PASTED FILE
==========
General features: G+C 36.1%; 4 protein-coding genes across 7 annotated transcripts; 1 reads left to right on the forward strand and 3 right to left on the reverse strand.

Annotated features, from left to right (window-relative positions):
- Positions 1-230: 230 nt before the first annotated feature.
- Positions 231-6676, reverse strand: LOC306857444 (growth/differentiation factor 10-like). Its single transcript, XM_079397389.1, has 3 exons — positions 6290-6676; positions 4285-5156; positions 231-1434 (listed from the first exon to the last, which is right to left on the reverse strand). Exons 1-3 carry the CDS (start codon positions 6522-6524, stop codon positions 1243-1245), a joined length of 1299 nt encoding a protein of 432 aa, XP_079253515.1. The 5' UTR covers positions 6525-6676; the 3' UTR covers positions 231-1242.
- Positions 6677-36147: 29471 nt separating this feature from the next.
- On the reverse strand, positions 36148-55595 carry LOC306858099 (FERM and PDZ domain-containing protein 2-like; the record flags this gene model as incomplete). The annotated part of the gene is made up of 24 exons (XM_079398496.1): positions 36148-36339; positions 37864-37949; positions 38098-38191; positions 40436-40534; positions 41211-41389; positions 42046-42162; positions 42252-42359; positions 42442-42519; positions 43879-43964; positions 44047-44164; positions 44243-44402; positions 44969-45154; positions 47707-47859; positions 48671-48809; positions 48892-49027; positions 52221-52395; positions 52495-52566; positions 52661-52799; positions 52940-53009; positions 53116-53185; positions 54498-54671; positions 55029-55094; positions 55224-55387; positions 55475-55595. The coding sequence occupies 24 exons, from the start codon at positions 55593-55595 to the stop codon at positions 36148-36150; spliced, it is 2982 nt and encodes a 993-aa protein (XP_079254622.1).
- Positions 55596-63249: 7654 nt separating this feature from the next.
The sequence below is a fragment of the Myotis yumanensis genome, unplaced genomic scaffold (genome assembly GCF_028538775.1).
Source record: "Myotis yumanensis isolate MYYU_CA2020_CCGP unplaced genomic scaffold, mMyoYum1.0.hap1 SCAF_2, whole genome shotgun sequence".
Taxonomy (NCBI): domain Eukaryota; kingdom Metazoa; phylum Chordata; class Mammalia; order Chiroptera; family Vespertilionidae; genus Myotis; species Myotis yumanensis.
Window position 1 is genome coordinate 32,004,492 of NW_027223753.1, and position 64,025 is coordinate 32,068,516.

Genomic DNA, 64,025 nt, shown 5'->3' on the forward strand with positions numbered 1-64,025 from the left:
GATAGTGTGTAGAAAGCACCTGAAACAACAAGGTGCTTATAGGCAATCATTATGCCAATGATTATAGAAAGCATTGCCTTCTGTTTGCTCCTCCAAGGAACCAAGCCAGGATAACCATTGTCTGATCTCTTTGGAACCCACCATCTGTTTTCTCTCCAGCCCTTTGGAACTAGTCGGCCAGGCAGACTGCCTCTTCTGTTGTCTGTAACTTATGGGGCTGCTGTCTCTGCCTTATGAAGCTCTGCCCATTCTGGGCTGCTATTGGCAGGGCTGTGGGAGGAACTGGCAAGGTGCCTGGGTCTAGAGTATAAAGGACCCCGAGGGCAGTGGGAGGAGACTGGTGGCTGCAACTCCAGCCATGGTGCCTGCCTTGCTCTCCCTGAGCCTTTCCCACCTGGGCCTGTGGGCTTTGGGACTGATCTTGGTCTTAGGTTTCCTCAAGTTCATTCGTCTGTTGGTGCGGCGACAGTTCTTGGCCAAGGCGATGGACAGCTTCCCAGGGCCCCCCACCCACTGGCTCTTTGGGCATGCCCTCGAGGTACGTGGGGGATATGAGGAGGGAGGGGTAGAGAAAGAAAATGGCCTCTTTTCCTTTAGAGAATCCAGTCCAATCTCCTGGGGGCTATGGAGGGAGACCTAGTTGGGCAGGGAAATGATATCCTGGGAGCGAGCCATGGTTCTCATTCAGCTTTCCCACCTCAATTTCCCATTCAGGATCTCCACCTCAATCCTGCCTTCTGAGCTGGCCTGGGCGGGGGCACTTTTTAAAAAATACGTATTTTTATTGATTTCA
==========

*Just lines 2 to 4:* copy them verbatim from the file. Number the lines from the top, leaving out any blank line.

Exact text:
Annotated features, from left to right (window-relative positions):
- Positions 1-230: 230 nt before the first annotated feature.
- Positions 231-6676, reverse strand: LOC306857444 (growth/differentiation factor 10-like). Its single transcript, XM_079397389.1, has 3 exons — positions 6290-6676; positions 4285-5156; positions 231-1434 (listed from the first exon to the last, which is right to left on the reverse strand). Exons 1-3 carry the CDS (start codon positions 6522-6524, stop codon positions 1243-1245), a joined length of 1299 nt encoding a protein of 432 aa, XP_079253515.1. The 5' UTR covers positions 6525-6676; the 3' UTR covers positions 231-1242.